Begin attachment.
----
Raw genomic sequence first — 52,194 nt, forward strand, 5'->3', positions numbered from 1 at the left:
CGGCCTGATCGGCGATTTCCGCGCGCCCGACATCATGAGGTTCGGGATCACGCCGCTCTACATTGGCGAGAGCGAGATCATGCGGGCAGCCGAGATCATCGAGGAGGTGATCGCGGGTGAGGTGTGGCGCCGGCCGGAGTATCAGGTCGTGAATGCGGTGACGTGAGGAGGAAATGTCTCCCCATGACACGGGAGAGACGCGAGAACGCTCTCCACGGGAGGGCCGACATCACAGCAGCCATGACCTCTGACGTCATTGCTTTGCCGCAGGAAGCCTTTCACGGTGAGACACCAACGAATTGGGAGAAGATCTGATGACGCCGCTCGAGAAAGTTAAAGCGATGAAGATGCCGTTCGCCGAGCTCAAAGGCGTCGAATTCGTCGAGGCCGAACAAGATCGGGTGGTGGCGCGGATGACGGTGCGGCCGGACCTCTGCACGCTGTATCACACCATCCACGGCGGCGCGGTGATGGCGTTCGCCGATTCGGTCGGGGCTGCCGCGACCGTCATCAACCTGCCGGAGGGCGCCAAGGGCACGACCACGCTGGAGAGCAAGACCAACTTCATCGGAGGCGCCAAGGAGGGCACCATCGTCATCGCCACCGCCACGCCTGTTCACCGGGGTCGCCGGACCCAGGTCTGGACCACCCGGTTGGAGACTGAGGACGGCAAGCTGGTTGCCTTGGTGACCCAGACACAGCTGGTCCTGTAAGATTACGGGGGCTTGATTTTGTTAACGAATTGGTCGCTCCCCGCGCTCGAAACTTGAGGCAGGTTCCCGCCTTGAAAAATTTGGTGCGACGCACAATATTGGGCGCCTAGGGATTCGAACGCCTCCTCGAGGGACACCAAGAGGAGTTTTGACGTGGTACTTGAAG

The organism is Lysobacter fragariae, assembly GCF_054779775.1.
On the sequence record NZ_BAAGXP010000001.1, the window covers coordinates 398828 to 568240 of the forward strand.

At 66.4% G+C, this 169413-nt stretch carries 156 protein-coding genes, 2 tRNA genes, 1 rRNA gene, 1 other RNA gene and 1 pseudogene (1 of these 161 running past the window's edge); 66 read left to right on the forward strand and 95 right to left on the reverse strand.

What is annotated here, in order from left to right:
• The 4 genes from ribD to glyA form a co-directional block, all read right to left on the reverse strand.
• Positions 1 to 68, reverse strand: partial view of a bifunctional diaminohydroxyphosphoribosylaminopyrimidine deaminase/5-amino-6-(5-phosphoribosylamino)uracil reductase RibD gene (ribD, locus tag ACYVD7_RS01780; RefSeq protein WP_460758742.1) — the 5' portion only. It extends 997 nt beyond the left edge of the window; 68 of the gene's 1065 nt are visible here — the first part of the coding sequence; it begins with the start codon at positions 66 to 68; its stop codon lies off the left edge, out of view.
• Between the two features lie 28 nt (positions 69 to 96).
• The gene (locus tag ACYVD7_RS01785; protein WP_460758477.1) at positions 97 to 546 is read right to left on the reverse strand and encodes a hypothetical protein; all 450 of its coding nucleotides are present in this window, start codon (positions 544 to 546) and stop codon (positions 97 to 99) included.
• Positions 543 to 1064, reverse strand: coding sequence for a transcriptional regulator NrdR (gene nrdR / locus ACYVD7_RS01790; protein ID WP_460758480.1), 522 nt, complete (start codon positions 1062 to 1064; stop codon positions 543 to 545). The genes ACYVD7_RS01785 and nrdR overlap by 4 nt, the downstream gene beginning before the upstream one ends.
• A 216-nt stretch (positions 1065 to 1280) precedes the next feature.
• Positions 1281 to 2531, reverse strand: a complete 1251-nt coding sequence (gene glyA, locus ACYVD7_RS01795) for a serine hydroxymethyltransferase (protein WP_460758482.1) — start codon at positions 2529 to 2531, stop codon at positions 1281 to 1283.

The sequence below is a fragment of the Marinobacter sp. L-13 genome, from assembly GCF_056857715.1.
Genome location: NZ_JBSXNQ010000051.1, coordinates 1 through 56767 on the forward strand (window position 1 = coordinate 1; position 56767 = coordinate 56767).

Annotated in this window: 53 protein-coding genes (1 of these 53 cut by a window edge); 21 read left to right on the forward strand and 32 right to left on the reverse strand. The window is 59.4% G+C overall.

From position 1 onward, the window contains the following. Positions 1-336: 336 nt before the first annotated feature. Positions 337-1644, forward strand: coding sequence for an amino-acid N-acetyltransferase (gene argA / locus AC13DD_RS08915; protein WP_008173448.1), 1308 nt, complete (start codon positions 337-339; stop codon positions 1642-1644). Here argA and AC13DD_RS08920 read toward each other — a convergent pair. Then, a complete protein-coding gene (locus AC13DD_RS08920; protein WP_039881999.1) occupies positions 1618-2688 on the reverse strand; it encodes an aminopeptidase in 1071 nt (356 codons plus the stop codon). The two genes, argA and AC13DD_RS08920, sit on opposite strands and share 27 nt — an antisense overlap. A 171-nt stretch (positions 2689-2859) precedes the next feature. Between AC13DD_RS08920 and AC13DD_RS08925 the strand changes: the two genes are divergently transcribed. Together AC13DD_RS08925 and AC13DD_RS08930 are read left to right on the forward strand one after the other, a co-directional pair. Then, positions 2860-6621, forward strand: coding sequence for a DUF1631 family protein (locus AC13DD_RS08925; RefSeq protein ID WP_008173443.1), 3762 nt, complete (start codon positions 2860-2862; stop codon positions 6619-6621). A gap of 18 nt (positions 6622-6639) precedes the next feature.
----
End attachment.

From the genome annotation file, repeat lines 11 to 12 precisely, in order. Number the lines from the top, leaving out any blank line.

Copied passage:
• Positions 543 to 1064, reverse strand: coding sequence for a transcriptional regulator NrdR (gene nrdR / locus ACYVD7_RS01790; protein ID WP_460758480.1), 522 nt, complete (start codon positions 1062 to 1064; stop codon positions 543 to 545). The genes ACYVD7_RS01785 and nrdR overlap by 4 nt, the downstream gene beginning before the upstream one ends.
• A 216-nt stretch (positions 1065 to 1280) precedes the next feature.